David Corn makes the point that once you start up the war machine, it’s hard to shut it off.
In 2003, George W. Bush and Dick Cheney sold a war on a simple premise: Saddam Hussein was a threat to the survival of the United States, and the only option was a full-scale invasion. Obama is presenting the public a military action that is not based on a black-and-white view (ISIS is evil, we will destroy it any way we can) but one predicated on grays. If US air strikes can make a difference, if other nations join in, if the Iraqi government gets it acts together, if the Iraqi military can do its job, then the United States will use its military might in a limited way to vanquish ISIS. A conditional case for war does not easily sync up with the stark nature of such an enterprise. If any of these ifs don’t come to be, will Obama be cornered and forced by his rhetoric to do something? After depicting ISIS as a peril warranting a US military response—and with much of the American public convinced of that—can he then shrug his shoulders and say, “Never mind”? Will he provide the hawks an opening for political attacks and demands for greater military intervention? In his speech, the man who ran for president with the pledge to end the Iraq War declared, “We will not get dragged into another ground war in Iraq.” But what if all else fails? He vowed to eradicate the ISIS “cancer,” noting it will take time to do so. Can he stop if his nonwar counterterrorism campaign does not defeat the disease? It is hard to put the case for war back in the box.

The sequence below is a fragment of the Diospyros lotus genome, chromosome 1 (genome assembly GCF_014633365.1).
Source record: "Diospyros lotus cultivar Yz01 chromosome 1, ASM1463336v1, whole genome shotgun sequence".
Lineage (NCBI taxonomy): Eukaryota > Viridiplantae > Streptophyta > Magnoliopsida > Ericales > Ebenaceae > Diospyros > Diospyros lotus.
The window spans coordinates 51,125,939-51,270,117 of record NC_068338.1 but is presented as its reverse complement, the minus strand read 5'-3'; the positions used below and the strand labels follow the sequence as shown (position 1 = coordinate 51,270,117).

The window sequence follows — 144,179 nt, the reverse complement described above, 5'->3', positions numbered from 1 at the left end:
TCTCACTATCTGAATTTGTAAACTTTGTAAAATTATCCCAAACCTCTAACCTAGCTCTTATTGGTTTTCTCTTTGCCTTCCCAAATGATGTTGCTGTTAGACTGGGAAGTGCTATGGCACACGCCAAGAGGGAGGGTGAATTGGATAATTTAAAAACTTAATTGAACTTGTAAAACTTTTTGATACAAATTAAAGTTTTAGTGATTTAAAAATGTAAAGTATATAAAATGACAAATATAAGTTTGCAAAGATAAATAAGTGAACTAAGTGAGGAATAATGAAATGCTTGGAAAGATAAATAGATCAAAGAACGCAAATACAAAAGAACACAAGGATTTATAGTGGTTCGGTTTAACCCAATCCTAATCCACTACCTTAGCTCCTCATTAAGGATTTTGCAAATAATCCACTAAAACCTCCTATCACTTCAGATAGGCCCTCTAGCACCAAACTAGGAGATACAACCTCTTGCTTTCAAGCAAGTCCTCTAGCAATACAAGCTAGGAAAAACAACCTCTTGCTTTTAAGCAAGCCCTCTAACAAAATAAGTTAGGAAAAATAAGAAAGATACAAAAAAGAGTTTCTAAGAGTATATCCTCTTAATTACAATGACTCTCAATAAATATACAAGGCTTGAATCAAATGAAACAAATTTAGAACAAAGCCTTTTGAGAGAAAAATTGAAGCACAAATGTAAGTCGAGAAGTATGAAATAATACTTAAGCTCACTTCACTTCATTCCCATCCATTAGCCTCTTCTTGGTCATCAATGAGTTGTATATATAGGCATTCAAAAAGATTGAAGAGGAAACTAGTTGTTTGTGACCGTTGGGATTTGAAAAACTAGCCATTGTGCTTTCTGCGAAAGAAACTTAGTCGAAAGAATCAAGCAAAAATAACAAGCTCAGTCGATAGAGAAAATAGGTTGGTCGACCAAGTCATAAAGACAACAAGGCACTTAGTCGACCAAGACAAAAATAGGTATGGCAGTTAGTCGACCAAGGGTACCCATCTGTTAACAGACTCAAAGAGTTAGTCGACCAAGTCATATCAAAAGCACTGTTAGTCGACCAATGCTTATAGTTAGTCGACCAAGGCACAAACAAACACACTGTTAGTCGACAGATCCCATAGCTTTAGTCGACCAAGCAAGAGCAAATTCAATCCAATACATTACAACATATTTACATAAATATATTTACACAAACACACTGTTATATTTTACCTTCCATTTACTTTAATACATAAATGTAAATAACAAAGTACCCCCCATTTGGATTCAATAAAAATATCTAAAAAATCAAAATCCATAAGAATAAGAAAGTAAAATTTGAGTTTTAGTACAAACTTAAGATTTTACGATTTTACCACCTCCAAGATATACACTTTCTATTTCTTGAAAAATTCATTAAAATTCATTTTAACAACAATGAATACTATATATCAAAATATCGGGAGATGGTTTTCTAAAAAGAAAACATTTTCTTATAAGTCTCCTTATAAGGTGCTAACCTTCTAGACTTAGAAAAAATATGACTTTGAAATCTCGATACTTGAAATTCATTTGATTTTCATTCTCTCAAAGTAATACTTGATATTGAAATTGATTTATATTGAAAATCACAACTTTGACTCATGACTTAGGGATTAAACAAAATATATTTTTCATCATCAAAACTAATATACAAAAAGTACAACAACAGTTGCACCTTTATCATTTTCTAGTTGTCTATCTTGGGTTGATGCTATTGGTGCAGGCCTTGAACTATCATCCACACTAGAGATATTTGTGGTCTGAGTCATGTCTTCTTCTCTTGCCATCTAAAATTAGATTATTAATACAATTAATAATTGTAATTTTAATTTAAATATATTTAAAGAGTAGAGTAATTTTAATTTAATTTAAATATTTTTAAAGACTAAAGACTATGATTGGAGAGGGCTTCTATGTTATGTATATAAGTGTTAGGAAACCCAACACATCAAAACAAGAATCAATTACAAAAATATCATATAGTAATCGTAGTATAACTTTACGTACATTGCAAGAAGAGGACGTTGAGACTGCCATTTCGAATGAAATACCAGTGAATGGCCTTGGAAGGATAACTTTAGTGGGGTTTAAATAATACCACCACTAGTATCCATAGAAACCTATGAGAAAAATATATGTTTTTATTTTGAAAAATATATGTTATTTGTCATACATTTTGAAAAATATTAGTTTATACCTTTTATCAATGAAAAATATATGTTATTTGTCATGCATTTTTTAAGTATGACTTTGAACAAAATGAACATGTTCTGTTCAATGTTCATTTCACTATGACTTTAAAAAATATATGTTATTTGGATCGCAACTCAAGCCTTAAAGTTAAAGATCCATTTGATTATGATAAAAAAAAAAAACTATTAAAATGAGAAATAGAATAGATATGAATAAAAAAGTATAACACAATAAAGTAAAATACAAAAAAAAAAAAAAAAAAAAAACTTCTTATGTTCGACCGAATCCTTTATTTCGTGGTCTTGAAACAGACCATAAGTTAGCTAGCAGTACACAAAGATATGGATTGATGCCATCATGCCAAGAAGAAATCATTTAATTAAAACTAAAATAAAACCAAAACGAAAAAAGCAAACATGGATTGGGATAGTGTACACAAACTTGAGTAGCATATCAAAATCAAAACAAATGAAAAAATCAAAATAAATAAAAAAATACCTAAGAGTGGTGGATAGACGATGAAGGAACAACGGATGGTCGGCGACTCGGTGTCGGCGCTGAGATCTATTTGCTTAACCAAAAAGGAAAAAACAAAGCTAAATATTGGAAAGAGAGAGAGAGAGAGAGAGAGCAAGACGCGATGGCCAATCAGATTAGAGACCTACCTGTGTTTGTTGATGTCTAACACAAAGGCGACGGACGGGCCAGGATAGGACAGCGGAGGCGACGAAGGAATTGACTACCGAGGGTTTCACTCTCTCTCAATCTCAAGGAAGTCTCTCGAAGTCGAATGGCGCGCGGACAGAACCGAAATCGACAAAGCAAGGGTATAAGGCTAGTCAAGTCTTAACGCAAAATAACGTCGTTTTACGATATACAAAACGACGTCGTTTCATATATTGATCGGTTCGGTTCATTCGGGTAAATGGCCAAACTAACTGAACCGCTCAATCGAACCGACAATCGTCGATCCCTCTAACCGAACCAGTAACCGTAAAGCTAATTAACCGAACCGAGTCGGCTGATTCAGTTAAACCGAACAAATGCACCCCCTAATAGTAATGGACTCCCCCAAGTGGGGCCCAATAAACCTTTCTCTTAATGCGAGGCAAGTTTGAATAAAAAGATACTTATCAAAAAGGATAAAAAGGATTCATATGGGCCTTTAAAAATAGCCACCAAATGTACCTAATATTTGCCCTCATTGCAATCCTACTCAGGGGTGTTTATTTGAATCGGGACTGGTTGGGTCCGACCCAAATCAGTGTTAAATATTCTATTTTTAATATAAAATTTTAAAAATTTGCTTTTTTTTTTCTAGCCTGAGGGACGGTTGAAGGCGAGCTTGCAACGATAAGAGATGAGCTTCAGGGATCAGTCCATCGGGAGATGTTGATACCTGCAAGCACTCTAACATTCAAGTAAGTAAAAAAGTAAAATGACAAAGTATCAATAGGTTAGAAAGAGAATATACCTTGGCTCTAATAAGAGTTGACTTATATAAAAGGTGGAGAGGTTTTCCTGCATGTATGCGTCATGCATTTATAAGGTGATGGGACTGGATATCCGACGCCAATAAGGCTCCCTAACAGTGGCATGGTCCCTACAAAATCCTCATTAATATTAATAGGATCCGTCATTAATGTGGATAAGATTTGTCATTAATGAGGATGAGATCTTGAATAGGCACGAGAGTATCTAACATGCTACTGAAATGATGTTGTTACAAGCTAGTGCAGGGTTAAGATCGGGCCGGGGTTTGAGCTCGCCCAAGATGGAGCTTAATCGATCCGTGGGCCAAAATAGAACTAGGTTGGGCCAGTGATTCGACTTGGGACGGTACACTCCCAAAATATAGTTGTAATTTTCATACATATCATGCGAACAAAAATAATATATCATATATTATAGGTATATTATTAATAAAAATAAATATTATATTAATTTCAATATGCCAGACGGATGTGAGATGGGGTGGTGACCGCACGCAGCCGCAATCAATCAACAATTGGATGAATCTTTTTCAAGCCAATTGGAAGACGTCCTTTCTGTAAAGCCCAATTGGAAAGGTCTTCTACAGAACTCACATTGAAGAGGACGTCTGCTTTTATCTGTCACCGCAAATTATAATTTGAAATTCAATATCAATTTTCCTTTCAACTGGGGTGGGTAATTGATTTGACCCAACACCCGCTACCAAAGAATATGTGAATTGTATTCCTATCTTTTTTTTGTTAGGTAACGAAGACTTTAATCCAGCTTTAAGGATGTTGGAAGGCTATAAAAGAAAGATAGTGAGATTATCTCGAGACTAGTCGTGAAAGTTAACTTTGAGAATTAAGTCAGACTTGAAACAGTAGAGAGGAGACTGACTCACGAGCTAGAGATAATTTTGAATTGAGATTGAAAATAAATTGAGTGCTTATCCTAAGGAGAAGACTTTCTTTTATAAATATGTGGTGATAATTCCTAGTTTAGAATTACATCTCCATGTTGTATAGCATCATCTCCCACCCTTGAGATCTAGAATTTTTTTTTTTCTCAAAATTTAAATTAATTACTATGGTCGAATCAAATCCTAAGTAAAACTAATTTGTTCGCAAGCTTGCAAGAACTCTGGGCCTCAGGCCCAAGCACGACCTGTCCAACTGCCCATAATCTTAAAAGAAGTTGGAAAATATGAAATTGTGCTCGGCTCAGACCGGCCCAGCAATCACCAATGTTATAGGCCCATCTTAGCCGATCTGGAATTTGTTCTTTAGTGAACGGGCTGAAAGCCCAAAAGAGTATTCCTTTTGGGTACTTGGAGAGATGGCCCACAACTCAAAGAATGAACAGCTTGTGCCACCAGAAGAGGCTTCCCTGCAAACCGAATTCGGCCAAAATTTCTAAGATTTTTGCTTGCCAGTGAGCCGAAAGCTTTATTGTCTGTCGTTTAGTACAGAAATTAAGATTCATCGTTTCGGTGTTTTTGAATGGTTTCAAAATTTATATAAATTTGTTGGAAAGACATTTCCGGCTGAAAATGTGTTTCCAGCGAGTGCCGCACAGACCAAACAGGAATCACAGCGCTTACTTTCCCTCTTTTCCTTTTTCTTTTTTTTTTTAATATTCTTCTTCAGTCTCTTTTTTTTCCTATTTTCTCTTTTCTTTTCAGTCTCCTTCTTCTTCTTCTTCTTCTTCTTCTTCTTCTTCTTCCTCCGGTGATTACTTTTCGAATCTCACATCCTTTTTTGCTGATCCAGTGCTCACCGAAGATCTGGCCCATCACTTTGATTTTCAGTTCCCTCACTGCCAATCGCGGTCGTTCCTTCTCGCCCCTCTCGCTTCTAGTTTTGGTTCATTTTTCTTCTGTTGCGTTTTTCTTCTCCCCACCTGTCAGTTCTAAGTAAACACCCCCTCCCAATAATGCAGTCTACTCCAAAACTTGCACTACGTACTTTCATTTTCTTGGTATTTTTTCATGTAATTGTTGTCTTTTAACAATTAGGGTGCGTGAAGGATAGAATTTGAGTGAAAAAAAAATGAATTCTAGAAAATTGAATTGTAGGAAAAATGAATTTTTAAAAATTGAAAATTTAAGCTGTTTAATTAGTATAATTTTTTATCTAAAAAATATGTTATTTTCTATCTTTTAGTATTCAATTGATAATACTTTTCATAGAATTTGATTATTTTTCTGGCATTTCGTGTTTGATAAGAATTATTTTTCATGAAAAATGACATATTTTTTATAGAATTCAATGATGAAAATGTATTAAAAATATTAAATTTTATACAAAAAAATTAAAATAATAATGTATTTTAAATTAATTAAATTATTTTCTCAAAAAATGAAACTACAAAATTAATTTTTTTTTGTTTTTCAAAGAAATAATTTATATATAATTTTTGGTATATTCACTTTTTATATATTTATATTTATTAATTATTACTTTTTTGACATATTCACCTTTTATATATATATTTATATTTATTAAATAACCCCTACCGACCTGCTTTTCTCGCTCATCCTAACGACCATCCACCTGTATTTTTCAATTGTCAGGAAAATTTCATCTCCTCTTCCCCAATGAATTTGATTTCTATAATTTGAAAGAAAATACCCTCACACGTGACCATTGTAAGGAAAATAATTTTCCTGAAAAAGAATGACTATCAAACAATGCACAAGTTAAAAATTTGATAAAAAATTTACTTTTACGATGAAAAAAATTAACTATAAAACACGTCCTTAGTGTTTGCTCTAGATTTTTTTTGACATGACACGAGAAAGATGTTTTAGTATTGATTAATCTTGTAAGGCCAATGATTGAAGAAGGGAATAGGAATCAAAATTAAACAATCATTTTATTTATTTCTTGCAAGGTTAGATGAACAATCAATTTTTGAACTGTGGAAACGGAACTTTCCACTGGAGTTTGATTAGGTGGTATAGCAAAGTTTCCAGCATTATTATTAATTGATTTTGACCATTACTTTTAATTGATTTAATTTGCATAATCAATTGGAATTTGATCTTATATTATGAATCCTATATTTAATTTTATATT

It’s not going to be easy, especially when you have shriekers on the right who swear that ISIS is coming in from Mexico disguised as eight-year-old Honduran refugees.
Paul Waldman says that if the Republicans really want to go to war, they should say so.
After Obama spoke, John McCain shouted at Jay Carney that everything would have been fine if we had never removed troops from Iraq, saying “the president really doesn’t have a grasp for how serious the threat from ISIS is.” He and Lindsey Graham later released a statement advocating a bunch of stuff we’re already doing, along with some language that sounded like they might be advocating waging war on the Syrian government, but it’s hard to be sure. Ted Cruz said Obama’s speech was “fundamentally unserious” because it was insufficiently belligerent and fear-mongering.
Sarah Palin wrote on her Facebook page: “War is hell. So go big or go home, Mr. President. Big means bold, confident, wise assurance from a trustworthy Commander-in-Chief that it shall all be worth it. Charge in, strike hard, get out. Win.” Which is about the “strategy” you’d get for defeating ISIS if you asked a third-grader.
The only one who was clear on what they would do instead, oddly enough, was Dick Cheney. He pronounced Obama’s strategy insufficient in a speech bordering on the insane, in which he essentially advocated waging war in every corner of the earth.
All that sounds like they’re caught between two unacceptable options. They can’t say they support what the administration will be doing, because whatever Obama does is wrong by definition. But they know that advocating another full-scale ground invasion would be met with horror from the public, so they can’t advocate that either. The only option left is to just react to whatever Obama proposes by saying it’s insufficient.
You know what would have really been a conundrum for the Republicans? Obama declaring full-scale war, the kind Dick Cheney and What’s-her-name are salivating for, but only if Congress will raise a shitload of taxes to pay for it.